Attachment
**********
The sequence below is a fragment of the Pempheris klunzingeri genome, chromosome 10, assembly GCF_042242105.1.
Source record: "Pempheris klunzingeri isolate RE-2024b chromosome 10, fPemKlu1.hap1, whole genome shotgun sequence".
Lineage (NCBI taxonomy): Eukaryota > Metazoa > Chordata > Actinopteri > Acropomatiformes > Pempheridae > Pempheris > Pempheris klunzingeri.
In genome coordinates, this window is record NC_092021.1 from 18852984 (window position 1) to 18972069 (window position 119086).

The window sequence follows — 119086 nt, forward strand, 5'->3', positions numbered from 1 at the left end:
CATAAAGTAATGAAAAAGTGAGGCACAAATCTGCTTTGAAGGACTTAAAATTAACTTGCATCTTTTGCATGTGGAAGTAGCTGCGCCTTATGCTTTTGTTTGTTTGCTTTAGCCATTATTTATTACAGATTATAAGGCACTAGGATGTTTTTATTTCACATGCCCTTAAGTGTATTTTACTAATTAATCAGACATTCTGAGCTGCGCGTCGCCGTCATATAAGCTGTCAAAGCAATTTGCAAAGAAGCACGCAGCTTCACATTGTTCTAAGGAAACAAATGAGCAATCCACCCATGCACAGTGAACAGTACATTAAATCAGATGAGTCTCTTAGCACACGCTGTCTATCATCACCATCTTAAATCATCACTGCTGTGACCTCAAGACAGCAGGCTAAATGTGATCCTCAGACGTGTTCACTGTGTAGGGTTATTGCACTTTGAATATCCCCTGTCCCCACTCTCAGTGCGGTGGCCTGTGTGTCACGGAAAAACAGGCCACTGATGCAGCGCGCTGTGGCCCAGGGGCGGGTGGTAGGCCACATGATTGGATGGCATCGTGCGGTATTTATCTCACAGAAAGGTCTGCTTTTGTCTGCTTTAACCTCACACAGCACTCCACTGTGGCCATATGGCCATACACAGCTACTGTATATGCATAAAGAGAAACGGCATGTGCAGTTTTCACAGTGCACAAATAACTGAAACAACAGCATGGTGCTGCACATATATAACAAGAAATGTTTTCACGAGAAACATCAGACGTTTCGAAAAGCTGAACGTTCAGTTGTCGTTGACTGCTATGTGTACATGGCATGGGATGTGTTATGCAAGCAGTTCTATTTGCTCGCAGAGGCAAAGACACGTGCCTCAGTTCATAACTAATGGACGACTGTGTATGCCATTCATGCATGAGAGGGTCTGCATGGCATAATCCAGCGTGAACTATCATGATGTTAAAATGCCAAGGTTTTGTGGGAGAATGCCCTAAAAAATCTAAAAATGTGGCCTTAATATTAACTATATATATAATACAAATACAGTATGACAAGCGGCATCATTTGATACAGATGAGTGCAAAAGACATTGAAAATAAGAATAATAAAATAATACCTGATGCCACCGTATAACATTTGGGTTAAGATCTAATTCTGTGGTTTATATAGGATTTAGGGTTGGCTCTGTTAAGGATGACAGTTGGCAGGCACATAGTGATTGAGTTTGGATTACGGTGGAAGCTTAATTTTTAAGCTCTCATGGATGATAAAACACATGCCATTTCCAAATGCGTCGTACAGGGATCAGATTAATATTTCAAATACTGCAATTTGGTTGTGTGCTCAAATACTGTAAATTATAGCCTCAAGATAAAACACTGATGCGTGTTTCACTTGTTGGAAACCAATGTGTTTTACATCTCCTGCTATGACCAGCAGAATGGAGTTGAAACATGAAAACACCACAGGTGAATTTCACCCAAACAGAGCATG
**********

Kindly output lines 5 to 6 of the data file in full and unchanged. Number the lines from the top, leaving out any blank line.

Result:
The window sequence follows — 119086 nt, forward strand, 5'->3', positions numbered from 1 at the left end:
CATAAAGTAATGAAAAAGTGAGGCACAAATCTGCTTTGAAGGACTTAAAATTAACTTGCATCTTTTGCATGTGGAAGTAGCTGCGCCTTATGCTTTTGTTTGTTTGCTTTAGCCATTATTTATTACAGATTATAAGGCACTAGGATGTTTTTATTTCACATGCCCTTAAGTGTATTTTACTAATTAATCAGACATTCTGAGCTGCGCGTCGCCGTCATATAAGCTGTCAAAGCAATTTGCAAAGAAGCACGCAGCTTCACATTGTTCTAAGGAAACAAATGAGCAATCCACCCATGCACAGTGAACAGTACATTAAATCAGATGAGTCTCTTAGCACACGCTGTCTATCATCACCATCTTAAATCATCACTGCTGTGACCTCAAGACAGCAGGCTAAATGTGATCCTCAGACGTGTTCACTGTGTAGGGTTATTGCACTTTGAATATCCCCTGTCCCCACTCTCAGTGCGGTGGCCTGTGTGTCACGGAAAAACAGGCCACTGATGCAGCGCGCTGTGGCCCAGGGGCGGGTGGTAGGCCACATGATTGGATGGCATCGTGCGGTATTTATCTCACAGAAAGGTCTGCTTTTGTCTGCTTTAACCTCACACAGCACTCCACTGTGGCCATATGGCCATACACAGCTACTGTATATGCATAAAGAGAAACGGCATGTGCAGTTTTCACAGTGCACAAATAACTGAAACAACAGCATGGTGCTGCACATATATAACAAGAAATGTTTTCACGAGAAACATCAGACGTTTCGAAAAGCTGAACGTTCAGTTGTCGTTGACTGCTATGTGTACATGGCATGGGATGTGTTATGCAAGCAGTTCTATTTGCTCGCAGAGGCAAAGACACGTGCCTCAGTTCATAACTAATGGACGACTGTGTATGCCATTCATGCATGAGAGGGTCTGCATGGCATAATCCAGCGTGAACTATCATGATGTTAAAATGCCAAGGTTTTGTGGGAGAATGCCCTAAAAAATCTAAAAATGTGGCCTTAATATTAACTATATATATAATACAAATACAGTATGACAAGCGGCATCATTTGATACAGATGAGTGCAAAAGACATTGAAAATAAGAATAATAAAATAATACCTGATGCCACCGTATAACATTTGGGTTAAGATCTAATTCTGTGGTTTATATAGGATTTAGGGTTGGCTCTGTTAAGGATGACAGTTGGCAGGCACATAGTGATTGAGTTTGGATTACGGTGGAAGCTTAATTTTTAAGCTCTCATGGATGATAAAACACATGCCATTTCCAAATGCGTCGTACAGGGATCAGATTAATATTTCAAATACTGCAATTTGGTTGTGTGCTCAAATACTGTAAATTATAGCCTCAAGATAAAACACTGATGCGTGTTTCACTTGTTGGAAACCAATGTGTTTTACATCTCCTGCTATGACCAGCAGAATGGAGTTGAAACATGAAAACACCACAGGTGAATTTCACCCAAACAGAGCATG